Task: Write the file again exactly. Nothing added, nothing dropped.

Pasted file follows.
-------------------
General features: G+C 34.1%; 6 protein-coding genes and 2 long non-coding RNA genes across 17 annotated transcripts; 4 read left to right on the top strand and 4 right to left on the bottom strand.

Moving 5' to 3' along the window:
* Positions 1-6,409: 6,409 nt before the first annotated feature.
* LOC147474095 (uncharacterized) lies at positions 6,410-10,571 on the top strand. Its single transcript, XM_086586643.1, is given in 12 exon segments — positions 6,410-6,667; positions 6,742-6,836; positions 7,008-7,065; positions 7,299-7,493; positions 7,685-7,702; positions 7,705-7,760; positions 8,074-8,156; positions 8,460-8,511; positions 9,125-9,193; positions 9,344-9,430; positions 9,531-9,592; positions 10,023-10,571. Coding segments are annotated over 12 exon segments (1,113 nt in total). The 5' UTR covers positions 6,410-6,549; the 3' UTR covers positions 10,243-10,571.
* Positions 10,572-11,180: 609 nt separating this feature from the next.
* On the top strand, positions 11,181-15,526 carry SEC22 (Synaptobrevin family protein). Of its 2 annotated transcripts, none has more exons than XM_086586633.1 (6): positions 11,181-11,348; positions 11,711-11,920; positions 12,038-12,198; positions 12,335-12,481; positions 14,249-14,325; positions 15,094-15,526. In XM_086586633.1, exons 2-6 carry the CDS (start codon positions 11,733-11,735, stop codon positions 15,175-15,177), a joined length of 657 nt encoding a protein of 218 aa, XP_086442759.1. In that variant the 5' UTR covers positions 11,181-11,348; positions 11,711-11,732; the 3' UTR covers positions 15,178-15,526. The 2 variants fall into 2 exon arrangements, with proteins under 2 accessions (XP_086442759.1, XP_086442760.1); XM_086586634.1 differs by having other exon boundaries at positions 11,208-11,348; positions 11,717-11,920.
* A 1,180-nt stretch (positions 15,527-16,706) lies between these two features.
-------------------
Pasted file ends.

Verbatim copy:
General features: G+C 34.1%; 6 protein-coding genes and 2 long non-coding RNA genes across 17 annotated transcripts; 4 read left to right on the top strand and 4 right to left on the bottom strand.

Moving 5' to 3' along the window:
* Positions 1-6,409: 6,409 nt before the first annotated feature.
* LOC147474095 (uncharacterized) lies at positions 6,410-10,571 on the top strand. Its single transcript, XM_086586643.1, is given in 12 exon segments — positions 6,410-6,667; positions 6,742-6,836; positions 7,008-7,065; positions 7,299-7,493; positions 7,685-7,702; positions 7,705-7,760; positions 8,074-8,156; positions 8,460-8,511; positions 9,125-9,193; positions 9,344-9,430; positions 9,531-9,592; positions 10,023-10,571. Coding segments are annotated over 12 exon segments (1,113 nt in total). The 5' UTR covers positions 6,410-6,549; the 3' UTR covers positions 10,243-10,571.
* Positions 10,572-11,180: 609 nt separating this feature from the next.
* On the top strand, positions 11,181-15,526 carry SEC22 (Synaptobrevin family protein). Of its 2 annotated transcripts, none has more exons than XM_086586633.1 (6): positions 11,181-11,348; positions 11,711-11,920; positions 12,038-12,198; positions 12,335-12,481; positions 14,249-14,325; positions 15,094-15,526. In XM_086586633.1, exons 2-6 carry the CDS (start codon positions 11,733-11,735, stop codon positions 15,175-15,177), a joined length of 657 nt encoding a protein of 218 aa, XP_086442759.1. In that variant the 5' UTR covers positions 11,181-11,348; positions 11,711-11,732; the 3' UTR covers positions 15,178-15,526. The 2 variants fall into 2 exon arrangements, with proteins under 2 accessions (XP_086442759.1, XP_086442760.1); XM_086586634.1 differs by having other exon boundaries at positions 11,208-11,348; positions 11,717-11,920.
* A 1,180-nt stretch (positions 15,527-16,706) lies between these two features.